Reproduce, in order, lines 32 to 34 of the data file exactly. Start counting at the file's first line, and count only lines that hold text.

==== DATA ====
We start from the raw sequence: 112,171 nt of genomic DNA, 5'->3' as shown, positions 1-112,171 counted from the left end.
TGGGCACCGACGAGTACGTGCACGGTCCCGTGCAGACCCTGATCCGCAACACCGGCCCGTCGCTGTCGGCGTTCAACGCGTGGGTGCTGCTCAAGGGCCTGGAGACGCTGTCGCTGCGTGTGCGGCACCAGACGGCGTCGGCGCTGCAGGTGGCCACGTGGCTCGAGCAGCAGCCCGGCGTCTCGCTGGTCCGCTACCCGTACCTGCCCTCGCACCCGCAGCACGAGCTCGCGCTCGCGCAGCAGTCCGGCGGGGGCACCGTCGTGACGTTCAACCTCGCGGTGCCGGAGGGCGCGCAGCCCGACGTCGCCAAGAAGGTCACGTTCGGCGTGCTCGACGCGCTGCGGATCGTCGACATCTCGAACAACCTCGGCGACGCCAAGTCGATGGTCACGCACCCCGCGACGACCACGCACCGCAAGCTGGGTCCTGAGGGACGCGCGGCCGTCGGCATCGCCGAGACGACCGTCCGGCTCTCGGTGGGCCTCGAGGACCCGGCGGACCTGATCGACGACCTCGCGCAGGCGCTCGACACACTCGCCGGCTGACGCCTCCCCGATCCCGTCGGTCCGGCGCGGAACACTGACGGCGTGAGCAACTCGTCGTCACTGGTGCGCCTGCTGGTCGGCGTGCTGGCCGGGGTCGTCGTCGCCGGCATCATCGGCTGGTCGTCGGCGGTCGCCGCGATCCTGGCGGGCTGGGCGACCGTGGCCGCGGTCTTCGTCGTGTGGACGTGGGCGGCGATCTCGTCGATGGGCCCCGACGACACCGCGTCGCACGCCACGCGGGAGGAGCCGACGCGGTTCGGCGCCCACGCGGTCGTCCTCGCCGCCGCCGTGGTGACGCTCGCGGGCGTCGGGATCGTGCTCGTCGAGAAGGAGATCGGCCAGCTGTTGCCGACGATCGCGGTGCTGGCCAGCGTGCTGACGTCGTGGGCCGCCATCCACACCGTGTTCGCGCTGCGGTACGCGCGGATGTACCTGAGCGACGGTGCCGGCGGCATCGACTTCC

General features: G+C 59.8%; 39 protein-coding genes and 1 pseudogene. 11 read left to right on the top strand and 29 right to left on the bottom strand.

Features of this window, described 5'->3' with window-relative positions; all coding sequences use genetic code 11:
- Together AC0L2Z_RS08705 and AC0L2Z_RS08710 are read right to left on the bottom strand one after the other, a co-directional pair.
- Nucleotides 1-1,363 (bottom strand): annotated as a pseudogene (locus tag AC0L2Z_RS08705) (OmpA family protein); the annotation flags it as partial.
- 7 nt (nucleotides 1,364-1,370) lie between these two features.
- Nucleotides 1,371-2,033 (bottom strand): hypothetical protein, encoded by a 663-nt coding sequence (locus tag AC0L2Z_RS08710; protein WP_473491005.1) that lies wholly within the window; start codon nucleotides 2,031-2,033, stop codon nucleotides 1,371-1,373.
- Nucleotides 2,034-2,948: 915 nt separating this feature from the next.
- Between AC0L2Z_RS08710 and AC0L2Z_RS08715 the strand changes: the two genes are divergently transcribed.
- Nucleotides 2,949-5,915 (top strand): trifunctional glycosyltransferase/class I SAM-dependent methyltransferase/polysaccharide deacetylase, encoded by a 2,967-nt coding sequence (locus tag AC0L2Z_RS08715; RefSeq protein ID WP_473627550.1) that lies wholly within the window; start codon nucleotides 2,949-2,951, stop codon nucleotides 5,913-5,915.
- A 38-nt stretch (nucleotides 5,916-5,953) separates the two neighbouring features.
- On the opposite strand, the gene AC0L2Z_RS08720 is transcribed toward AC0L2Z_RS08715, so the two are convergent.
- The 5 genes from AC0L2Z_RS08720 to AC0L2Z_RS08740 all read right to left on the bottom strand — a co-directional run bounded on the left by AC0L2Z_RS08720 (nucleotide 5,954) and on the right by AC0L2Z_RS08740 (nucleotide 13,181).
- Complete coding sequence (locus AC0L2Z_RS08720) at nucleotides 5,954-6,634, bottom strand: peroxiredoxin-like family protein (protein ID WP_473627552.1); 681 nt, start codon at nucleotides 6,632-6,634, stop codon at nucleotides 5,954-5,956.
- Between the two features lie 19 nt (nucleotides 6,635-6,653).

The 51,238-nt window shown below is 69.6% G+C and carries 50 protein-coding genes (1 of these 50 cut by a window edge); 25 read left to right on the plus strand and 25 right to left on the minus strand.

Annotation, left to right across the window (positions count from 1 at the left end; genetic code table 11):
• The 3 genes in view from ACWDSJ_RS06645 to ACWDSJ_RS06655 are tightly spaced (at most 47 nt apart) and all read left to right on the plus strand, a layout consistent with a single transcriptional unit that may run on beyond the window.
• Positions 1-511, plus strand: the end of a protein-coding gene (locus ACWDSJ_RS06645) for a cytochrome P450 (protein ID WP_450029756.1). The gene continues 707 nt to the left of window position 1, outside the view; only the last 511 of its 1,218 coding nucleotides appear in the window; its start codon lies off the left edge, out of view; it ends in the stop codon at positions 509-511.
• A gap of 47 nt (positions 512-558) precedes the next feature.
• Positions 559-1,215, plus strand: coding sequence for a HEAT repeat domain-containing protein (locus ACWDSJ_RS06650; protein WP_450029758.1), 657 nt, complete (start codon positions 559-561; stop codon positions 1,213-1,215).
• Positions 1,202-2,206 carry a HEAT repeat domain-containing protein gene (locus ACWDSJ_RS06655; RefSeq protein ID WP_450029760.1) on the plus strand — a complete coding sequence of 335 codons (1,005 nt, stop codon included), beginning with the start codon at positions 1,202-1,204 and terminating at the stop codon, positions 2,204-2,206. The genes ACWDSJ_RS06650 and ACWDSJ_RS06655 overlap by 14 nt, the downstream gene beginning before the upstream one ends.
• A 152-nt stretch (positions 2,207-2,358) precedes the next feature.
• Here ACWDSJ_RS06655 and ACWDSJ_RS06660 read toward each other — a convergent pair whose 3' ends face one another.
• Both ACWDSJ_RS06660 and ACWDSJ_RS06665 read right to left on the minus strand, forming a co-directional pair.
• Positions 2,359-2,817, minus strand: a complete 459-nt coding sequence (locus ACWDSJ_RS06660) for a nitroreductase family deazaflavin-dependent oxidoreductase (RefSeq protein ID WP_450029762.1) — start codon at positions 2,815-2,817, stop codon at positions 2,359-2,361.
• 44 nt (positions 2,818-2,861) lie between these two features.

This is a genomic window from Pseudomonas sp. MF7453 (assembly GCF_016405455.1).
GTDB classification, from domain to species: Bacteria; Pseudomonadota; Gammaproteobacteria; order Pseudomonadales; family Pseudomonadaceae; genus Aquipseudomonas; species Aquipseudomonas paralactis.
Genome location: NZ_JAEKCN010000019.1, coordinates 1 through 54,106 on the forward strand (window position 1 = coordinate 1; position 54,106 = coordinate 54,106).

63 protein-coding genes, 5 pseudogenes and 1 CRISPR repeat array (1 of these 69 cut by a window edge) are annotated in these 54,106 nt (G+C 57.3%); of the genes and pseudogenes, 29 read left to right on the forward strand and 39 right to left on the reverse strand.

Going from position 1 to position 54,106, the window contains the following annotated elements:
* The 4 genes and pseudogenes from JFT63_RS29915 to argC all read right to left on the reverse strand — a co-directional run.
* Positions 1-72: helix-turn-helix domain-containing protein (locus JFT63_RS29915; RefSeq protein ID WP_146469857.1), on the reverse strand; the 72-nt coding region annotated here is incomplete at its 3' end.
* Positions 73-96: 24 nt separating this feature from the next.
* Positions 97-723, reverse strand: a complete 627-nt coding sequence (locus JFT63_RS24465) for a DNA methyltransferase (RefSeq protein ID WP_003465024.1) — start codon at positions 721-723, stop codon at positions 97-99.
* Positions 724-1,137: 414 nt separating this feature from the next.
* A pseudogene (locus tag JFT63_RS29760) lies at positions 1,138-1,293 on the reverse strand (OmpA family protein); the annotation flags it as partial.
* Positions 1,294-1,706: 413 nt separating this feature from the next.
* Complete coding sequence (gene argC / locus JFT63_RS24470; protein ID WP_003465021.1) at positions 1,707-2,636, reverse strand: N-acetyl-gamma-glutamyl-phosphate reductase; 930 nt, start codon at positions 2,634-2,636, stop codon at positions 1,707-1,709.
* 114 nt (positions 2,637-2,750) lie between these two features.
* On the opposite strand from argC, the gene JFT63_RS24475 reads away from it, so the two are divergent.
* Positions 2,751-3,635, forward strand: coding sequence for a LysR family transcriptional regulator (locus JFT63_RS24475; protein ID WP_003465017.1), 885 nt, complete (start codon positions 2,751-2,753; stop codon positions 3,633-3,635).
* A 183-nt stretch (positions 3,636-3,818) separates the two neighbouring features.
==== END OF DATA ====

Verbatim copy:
63 protein-coding genes, 5 pseudogenes and 1 CRISPR repeat array (1 of these 69 cut by a window edge) are annotated in these 54,106 nt (G+C 57.3%); of the genes and pseudogenes, 29 read left to right on the forward strand and 39 right to left on the reverse strand.

Going from position 1 to position 54,106, the window contains the following annotated elements:
* The 4 genes and pseudogenes from JFT63_RS29915 to argC all read right to left on the reverse strand — a co-directional run.